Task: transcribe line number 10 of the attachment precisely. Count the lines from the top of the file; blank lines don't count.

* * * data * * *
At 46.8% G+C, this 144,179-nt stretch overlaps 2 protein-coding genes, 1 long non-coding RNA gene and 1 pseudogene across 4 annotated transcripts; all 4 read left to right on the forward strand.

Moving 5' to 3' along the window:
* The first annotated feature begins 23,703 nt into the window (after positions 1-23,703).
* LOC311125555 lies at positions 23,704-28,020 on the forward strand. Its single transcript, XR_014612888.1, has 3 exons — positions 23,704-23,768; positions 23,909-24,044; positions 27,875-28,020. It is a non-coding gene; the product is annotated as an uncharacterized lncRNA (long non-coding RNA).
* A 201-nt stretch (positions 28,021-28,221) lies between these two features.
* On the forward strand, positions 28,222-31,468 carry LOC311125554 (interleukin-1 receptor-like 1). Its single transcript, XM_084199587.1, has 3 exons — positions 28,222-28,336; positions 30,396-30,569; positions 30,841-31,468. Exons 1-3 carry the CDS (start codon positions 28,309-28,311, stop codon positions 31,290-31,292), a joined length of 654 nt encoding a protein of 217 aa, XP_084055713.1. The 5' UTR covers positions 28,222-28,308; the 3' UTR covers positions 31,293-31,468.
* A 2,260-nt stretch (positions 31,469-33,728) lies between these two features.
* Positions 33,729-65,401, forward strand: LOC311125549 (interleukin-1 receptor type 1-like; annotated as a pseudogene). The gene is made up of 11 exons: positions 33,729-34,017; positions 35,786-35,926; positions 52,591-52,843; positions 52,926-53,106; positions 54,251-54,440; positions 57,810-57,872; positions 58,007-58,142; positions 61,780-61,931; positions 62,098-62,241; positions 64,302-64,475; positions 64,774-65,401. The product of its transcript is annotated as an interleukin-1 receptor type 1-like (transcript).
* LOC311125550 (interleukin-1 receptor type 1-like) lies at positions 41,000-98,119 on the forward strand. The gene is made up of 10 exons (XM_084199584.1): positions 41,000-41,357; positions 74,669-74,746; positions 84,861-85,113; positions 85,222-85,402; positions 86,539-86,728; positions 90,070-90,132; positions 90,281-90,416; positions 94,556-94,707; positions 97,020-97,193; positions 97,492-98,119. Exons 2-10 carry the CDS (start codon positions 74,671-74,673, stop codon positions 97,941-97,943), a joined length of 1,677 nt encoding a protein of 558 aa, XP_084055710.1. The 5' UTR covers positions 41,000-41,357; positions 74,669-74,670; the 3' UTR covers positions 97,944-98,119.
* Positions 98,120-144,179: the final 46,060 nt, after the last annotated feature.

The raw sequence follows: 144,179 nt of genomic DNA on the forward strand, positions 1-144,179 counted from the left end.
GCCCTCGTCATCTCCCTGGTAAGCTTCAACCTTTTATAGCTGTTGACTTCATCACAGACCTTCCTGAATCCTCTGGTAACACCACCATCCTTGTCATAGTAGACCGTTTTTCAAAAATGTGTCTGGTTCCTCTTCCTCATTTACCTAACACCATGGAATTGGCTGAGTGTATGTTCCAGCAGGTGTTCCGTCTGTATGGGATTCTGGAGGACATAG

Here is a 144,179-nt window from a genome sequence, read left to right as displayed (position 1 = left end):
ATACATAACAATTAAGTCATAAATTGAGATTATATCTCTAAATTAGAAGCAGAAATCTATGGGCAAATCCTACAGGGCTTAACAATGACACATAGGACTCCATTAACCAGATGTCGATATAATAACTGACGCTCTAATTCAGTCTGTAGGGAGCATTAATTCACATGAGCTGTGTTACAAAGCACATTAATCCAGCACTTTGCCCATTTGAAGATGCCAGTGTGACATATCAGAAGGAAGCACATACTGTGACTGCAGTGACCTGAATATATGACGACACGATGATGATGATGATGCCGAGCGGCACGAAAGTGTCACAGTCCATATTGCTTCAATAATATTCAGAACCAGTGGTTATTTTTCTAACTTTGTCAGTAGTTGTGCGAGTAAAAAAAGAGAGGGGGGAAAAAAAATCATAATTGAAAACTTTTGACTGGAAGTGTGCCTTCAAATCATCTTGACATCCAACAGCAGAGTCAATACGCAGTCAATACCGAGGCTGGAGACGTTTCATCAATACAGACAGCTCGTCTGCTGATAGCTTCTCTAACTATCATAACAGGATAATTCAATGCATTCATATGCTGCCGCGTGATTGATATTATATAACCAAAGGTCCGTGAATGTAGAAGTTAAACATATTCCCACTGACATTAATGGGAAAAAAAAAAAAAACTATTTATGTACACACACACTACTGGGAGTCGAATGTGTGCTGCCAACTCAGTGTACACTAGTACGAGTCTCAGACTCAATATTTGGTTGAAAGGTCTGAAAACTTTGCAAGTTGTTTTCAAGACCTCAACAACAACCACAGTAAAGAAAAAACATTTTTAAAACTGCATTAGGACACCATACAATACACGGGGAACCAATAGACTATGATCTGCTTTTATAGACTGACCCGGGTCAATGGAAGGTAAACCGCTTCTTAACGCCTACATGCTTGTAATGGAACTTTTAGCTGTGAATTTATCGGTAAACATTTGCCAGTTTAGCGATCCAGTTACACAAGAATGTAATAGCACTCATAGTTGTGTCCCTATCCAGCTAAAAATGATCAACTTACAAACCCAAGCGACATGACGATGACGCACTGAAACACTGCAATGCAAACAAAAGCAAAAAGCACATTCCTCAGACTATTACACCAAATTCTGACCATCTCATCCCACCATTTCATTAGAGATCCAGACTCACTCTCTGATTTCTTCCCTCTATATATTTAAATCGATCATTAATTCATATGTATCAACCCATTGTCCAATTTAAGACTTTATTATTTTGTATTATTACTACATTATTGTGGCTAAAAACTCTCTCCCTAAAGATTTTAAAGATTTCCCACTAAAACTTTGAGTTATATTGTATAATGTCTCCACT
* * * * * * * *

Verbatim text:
* Positions 98,120-144,179: the final 46,060 nt, after the last annotated feature.